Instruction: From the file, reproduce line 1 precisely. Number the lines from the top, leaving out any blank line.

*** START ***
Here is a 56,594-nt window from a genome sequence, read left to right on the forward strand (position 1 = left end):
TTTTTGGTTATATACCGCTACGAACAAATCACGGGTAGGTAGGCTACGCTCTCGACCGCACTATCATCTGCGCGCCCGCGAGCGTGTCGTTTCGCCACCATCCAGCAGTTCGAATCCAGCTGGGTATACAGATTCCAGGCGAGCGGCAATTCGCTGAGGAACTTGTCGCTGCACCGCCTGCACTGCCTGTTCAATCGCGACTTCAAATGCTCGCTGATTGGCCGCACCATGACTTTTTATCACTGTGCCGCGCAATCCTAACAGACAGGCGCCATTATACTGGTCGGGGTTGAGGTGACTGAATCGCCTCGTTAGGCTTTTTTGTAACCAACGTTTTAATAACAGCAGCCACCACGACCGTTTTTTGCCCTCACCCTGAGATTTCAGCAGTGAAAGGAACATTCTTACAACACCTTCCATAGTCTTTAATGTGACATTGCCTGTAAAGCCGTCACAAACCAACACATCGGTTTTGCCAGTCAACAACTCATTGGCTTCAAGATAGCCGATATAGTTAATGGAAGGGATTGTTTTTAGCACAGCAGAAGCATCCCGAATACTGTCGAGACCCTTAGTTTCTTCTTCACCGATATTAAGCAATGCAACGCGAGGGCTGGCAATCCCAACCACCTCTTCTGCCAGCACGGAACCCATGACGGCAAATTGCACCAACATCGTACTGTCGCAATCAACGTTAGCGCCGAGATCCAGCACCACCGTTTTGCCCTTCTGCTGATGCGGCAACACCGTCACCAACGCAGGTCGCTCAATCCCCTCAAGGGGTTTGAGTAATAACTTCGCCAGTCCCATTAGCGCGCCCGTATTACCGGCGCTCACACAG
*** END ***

Here is a 56,594-nt window from a genome sequence, read left to right on the forward strand (position 1 = left end):